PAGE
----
their queries were left unrecognized by Faherty by the close of the presentation. The letter notes that the comment “[redirected] questions of police brutality away from systemic white supremacy.” The letter continues that the comment represents an example of “whataboutism,” which refers to raising a different accusation in response to a difficult question, a concept which Glean had spoken about earlier in the presentation. Additionally, according to the letter, the comment is not an example of “intersectionality.” A U of T spokesperson wrote to The Varsity, “Assistant Dean Faherty expresses her regret for the comment and its impact on those in attendance.” Petition formation The petition was created by first-year law students, with the Black Law Students’ Association (BLSA) contributing by providing support during the review process and exchanges with the Faculty of Law administration regarding the petition. Additionally, some of the first-year students who contributed in writing the letter were members of the BLSA. Although the letter cites this instance as an example, it emphasizes that this was not an isolated comment, but that it is part of wider patterns in the faculty that need to be improved. In the spirit of this wider acknowledgement, the end of the petition included a list of suggestions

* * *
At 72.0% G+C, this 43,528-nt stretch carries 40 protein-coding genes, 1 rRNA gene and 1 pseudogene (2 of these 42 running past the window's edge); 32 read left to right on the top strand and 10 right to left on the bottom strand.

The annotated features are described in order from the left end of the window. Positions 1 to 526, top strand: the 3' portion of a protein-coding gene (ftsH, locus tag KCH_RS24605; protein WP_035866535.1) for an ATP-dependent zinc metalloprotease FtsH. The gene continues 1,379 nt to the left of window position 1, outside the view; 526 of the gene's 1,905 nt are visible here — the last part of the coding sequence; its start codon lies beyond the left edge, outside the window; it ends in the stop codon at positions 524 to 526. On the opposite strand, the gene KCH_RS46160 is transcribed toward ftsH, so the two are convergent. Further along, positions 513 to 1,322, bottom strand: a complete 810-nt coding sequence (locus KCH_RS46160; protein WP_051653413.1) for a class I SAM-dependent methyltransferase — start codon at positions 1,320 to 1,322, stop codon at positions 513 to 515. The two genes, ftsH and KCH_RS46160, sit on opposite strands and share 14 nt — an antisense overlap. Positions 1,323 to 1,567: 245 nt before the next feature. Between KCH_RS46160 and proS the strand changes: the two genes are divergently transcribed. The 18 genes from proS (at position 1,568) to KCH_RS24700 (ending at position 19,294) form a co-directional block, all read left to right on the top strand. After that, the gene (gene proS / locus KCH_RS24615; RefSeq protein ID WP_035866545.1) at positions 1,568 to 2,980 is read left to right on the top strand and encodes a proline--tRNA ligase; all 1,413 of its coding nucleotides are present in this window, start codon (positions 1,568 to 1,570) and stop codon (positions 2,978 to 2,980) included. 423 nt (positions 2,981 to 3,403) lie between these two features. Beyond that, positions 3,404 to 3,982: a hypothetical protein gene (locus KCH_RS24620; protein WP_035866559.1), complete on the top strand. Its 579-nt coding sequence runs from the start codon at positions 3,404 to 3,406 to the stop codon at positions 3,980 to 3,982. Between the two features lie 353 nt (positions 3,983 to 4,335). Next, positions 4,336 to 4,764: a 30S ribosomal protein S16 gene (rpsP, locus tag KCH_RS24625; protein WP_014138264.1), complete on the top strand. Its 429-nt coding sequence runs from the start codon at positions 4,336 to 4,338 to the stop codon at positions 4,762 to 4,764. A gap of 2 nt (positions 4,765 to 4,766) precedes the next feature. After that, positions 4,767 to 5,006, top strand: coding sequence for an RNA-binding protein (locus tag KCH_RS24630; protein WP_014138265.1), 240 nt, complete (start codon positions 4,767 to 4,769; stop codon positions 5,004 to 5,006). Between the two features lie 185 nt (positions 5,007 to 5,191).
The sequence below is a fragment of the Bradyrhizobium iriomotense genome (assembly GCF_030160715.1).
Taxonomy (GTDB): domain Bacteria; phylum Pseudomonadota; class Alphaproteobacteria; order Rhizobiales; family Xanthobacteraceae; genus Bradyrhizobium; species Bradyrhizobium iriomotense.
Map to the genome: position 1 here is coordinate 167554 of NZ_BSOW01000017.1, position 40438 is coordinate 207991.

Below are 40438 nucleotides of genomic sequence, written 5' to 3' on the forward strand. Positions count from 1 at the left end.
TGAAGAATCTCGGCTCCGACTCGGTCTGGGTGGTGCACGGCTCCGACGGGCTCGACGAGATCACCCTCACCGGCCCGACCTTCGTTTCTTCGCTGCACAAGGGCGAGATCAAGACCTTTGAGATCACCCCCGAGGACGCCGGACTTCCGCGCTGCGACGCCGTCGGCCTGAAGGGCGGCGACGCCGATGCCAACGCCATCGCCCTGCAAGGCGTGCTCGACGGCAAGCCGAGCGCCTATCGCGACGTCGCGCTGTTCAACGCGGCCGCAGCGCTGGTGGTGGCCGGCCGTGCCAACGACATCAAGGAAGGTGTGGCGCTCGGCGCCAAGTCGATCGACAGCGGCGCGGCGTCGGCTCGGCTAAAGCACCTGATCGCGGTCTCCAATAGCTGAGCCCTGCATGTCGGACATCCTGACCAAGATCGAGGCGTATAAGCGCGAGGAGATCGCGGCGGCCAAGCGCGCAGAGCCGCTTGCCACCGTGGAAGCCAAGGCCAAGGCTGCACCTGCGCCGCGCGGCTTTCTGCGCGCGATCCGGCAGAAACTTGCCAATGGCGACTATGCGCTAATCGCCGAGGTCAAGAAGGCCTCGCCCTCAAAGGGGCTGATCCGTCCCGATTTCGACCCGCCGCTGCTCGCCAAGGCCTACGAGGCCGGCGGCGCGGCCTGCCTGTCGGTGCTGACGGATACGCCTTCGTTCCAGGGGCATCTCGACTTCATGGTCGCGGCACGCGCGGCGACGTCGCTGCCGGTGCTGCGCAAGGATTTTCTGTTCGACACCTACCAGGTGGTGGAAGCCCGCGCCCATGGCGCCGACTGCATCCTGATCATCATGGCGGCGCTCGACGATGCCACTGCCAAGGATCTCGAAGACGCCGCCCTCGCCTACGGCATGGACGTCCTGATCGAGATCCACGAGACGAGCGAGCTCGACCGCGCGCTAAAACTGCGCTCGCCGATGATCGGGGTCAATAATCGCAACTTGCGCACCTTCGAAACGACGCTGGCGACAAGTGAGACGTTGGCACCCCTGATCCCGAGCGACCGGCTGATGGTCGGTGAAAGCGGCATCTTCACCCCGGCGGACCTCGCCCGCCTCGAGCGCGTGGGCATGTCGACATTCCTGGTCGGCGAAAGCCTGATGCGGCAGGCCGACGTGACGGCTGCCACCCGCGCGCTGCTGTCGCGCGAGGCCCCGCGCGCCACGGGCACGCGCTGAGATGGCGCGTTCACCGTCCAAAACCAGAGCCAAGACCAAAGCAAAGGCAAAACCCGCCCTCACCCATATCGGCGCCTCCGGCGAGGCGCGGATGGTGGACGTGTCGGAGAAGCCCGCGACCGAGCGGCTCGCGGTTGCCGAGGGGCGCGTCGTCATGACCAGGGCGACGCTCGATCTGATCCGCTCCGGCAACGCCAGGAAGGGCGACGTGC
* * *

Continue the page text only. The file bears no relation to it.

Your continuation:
for the Faculty of Law. The calls to action included an apology from Faherty regarding the comment, implementation of effective “equity training” for faculty members, acknowledgement of the oppression that the law inflicts on minoritized communities in all areas of the curriculum, and incorporation of the types of discussions that occurred in the Joint Professionalism Trainings into regular class time to emphasize their central importance. Alisha Krishna, a first-year law student, said in an interview with The Varsity that “it’s not about… calling out one person or criticizing them specifically; it’s really starting a conversation about the culture, both in the faculty and at large.” Krishna added that “it’s about the conversation that happens afterward.” Meaza Damte, another first-year student in the Faculty of Law, reflected similarly in an article for Ultra Vires. They spoke of the lost opportunity for the comment: “What could have been a teachable moment took a turn for the worse, but it did not have to. What should have been a safe space for discussion, learning, unlearning, and growth quickly became one of outrage and resentment.” Krishna confirmed that the petition was sent to the dean and that “she’s been open to dialogue, and we’re really appreciative of her openmindedness.” They added that, “We didn’t see any commitment from the [administration], especially with things like faculty training. But we